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Five Pittsburgh Police officers involved in Jim Rogers death have been terminated

Julia Zenkevich
90.5 WESA
One of the vigils called to protest the death of Jim Rogers last October

Five Pittsburgh Police officers involved in the death of Jim Rogers in October have been terminated, Mayor Ed Gainey announced Wednesday afternoon.

Three other officers tied to the incident remain employed.

Officials would not release the names of those disciplined, but Public Safety Director Lee Schmidt said each of the fired officers had violated departmental policy. The other officers were “less” involved in events, he said.

The officers "are entitled to utilize the arbitration process to challenge these decisions," Schmidt noted. The head of the Fraternal Order of Police, which would represent officers if they contest the firings, did not return a call for comment Wednesday afternoon.

Rogers was shocked with a Taser after police responded to a reported theft in Bloomfield, and police said he did not comply with instructions. Some witnesses have contested that account, and said the bike Rogers was suspected of stealing had already been returned by the time police arrived.

Rogers died later in the hospital.

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The Alliance for Policy Accountability hailed the move with a statement that said, "Never in the history of Pittsburgh, have we seen this level of accountability when it comes to police misconduct, abuse of power or state sanctioned violence. This first step in the process of accountability is necessary to change police culture and to regain the trust of the public."

But it also urged the city disclose the nature of the training for officers involved, and that Rogers' death "highlights a dire need to rethink how we respond to emergency calls in Pittsburgh and Allegheny County. Jim Rogers was suspected of taking a bicycle, which is not an emergency that requires the response of armed law enforcement agencies. The entire incident could have been handled with a simple conversation and absolutely did not require any use of force."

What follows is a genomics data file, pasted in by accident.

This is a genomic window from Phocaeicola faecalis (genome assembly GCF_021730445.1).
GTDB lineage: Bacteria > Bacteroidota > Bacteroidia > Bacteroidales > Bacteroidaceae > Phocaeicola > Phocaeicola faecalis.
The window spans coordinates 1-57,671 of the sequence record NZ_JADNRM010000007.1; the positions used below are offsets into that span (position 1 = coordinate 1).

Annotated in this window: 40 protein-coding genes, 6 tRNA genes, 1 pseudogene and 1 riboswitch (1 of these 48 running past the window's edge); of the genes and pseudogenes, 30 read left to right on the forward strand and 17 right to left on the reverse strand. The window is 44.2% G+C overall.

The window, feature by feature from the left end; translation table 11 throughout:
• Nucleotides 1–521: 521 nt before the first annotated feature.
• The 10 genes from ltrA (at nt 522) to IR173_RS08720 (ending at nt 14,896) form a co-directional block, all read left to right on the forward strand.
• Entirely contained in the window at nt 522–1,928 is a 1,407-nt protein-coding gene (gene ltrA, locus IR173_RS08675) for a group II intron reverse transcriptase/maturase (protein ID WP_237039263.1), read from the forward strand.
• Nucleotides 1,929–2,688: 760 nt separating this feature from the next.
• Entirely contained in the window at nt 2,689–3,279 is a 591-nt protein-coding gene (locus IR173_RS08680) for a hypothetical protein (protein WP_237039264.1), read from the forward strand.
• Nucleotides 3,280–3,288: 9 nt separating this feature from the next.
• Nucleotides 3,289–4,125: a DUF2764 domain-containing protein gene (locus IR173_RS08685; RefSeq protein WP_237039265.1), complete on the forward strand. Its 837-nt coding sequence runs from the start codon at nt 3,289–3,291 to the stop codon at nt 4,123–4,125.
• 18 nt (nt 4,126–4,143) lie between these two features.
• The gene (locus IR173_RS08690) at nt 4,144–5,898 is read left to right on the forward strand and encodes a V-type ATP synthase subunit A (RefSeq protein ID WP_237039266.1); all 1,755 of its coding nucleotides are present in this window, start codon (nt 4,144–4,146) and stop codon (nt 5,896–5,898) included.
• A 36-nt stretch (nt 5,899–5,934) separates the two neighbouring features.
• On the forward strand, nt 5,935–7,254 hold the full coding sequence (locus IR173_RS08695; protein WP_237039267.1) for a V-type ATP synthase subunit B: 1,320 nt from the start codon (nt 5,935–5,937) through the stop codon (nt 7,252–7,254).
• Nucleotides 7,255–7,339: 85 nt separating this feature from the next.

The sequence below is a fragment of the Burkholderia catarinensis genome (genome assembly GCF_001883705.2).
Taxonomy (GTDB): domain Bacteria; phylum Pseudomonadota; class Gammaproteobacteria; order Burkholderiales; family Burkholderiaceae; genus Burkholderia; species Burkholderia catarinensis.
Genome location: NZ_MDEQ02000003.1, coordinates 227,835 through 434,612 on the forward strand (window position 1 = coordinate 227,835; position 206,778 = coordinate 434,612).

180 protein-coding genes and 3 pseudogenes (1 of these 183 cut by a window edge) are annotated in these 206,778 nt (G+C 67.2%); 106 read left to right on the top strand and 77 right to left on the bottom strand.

City officials announced in December that discipline would be forthcoming, the final days of former Mayor Bill Peduto's administration. Gainey said it took his office a while to come to the decision because they “worked thoroughly … without jeopardizing this case.”

“I do not want to do anything to violate this process,” he said. “Mr. Rogers deserved to live a life of joy and he didn’t deserve to lose his life at the hands of officers.”

The city has also made changes to its Taser policy that require additional training and safety procedures.

Gainey said he has not spoken to the families as of yet. But a spokesperson for the Rogers family says that while terminating five officer is "a start," more needs to be done.

"We've been angry because it's been six months for this to happen, and we think this is wrong," said Devon Adwoa. "From the beginning we've been asking for these officers to be charged. And that is still what we're demanding."

Adwoa said the family worries that police could still could their jobs back through arbitration, as has happened in previous high-profile cases of alleged misconduct: "That's a very real possibility and we refuse to see that happen."

Adwoa added that the family is not sure which officers have been terminated and which remain on the force.
"We have heard nothing from Mayor Gainey, from the District Attorney," she said. "We don't have solid confirmation about who these officers were and that's a shame."

City Councilor Deb Gross, who represents Bloomfield, said she had already heard from residents "who were pleased" by the moves.

"It does feel like progress to the community that there is support for doing disciplinary actions for officers," she said.
"We’ve been talking for a long time about holding officers accountable and this is a good first step and we’ll see what happens from here."

This story will be updated.